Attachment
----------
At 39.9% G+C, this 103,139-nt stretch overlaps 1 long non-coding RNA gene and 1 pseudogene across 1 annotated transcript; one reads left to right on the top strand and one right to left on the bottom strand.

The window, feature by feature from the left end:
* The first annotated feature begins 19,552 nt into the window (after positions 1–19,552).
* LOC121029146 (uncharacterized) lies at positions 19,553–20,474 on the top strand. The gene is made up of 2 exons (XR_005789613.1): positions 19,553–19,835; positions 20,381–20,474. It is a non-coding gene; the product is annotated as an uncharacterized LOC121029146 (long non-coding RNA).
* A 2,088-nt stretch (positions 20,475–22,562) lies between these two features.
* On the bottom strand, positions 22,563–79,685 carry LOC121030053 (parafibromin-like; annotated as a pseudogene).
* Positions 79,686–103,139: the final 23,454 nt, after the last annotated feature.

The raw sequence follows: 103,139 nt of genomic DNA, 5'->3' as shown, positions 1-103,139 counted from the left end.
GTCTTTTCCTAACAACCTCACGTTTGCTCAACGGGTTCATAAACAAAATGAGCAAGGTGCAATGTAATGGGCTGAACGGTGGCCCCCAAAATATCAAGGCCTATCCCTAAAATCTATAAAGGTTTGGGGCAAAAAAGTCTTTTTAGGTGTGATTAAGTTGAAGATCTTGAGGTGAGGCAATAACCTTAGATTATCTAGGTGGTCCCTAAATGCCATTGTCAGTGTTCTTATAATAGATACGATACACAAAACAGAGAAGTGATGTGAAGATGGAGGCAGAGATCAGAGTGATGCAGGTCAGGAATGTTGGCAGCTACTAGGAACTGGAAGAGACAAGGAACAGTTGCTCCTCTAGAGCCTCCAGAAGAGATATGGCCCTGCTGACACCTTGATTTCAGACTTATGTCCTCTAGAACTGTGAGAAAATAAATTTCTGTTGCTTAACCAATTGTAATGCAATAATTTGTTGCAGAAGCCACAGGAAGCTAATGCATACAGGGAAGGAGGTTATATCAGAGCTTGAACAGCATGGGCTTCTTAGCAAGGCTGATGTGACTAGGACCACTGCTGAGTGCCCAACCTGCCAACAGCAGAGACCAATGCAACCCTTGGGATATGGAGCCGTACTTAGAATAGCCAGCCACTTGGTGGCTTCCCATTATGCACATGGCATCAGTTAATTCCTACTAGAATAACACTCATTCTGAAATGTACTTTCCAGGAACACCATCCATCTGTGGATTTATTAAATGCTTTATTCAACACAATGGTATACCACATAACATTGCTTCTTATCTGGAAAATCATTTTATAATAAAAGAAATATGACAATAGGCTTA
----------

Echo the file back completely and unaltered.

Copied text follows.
At 39.9% G+C, this 103,139-nt stretch overlaps 1 long non-coding RNA gene and 1 pseudogene across 1 annotated transcript; one reads left to right on the top strand and one right to left on the bottom strand.

The window, feature by feature from the left end:
* The first annotated feature begins 19,552 nt into the window (after positions 1–19,552).
* LOC121029146 (uncharacterized) lies at positions 19,553–20,474 on the top strand. The gene is made up of 2 exons (XR_005789613.1): positions 19,553–19,835; positions 20,381–20,474. It is a non-coding gene; the product is annotated as an uncharacterized LOC121029146 (long non-coding RNA).
* A 2,088-nt stretch (positions 20,475–22,562) lies between these two features.
* On the bottom strand, positions 22,563–79,685 carry LOC121030053 (parafibromin-like; annotated as a pseudogene).
* Positions 79,686–103,139: the final 23,454 nt, after the last annotated feature.

The raw sequence follows: 103,139 nt of genomic DNA, 5'->3' as shown, positions 1-103,139 counted from the left end.
GTCTTTTCCTAACAACCTCACGTTTGCTCAACGGGTTCATAAACAAAATGAGCAAGGTGCAATGTAATGGGCTGAACGGTGGCCCCCAAAATATCAAGGCCTATCCCTAAAATCTATAAAGGTTTGGGGCAAAAAAGTCTTTTTAGGTGTGATTAAGTTGAAGATCTTGAGGTGAGGCAATAACCTTAGATTATCTAGGTGGTCCCTAAATGCCATTGTCAGTGTTCTTATAATAGATACGATACACAAAACAGAGAAGTGATGTGAAGATGGAGGCAGAGATCAGAGTGATGCAGGTCAGGAATGTTGGCAGCTACTAGGAACTGGAAGAGACAAGGAACAGTTGCTCCTCTAGAGCCTCCAGAAGAGATATGGCCCTGCTGACACCTTGATTTCAGACTTATGTCCTCTAGAACTGTGAGAAAATAAATTTCTGTTGCTTAACCAATTGTAATGCAATAATTTGTTGCAGAAGCCACAGGAAGCTAATGCATACAGGGAAGGAGGTTATATCAGAGCTTGAACAGCATGGGCTTCTTAGCAAGGCTGATGTGACTAGGACCACTGCTGAGTGCCCAACCTGCCAACAGCAGAGACCAATGCAACCCTTGGGATATGGAGCCGTACTTAGAATAGCCAGCCACTTGGTGGCTTCCCATTATGCACATGGCATCAGTTAATTCCTACTAGAATAACACTCATTCTGAAATGTACTTTCCAGGAACACCATCCATCTGTGGATTTATTAAATGCTTTATTCAACACAATGGTATACCACATAACATTGCTTCTTATCTGGAAAATCATTTTATAATAAAAGAAATATGACAATAGGCTTA